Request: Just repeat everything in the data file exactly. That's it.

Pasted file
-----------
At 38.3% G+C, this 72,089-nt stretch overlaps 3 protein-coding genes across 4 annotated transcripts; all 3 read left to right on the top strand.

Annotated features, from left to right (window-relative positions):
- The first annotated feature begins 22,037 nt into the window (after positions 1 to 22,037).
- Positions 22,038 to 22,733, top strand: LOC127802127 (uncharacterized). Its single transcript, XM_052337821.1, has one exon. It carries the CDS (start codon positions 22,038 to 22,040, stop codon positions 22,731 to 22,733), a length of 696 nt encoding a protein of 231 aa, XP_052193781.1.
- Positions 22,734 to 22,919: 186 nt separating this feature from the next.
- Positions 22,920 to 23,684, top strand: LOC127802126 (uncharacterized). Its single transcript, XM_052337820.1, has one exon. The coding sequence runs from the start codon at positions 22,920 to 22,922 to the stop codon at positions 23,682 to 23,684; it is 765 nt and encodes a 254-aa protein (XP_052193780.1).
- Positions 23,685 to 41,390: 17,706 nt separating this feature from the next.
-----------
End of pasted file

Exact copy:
At 38.3% G+C, this 72,089-nt stretch overlaps 3 protein-coding genes across 4 annotated transcripts; all 3 read left to right on the top strand.

Annotated features, from left to right (window-relative positions):
- The first annotated feature begins 22,037 nt into the window (after positions 1 to 22,037).
- Positions 22,038 to 22,733, top strand: LOC127802127 (uncharacterized). Its single transcript, XM_052337821.1, has one exon. It carries the CDS (start codon positions 22,038 to 22,040, stop codon positions 22,731 to 22,733), a length of 696 nt encoding a protein of 231 aa, XP_052193781.1.
- Positions 22,734 to 22,919: 186 nt separating this feature from the next.
- Positions 22,920 to 23,684, top strand: LOC127802126 (uncharacterized). Its single transcript, XM_052337820.1, has one exon. The coding sequence runs from the start codon at positions 22,920 to 22,922 to the stop codon at positions 23,682 to 23,684; it is 765 nt and encodes a 254-aa protein (XP_052193780.1).
- Positions 23,685 to 41,390: 17,706 nt separating this feature from the next.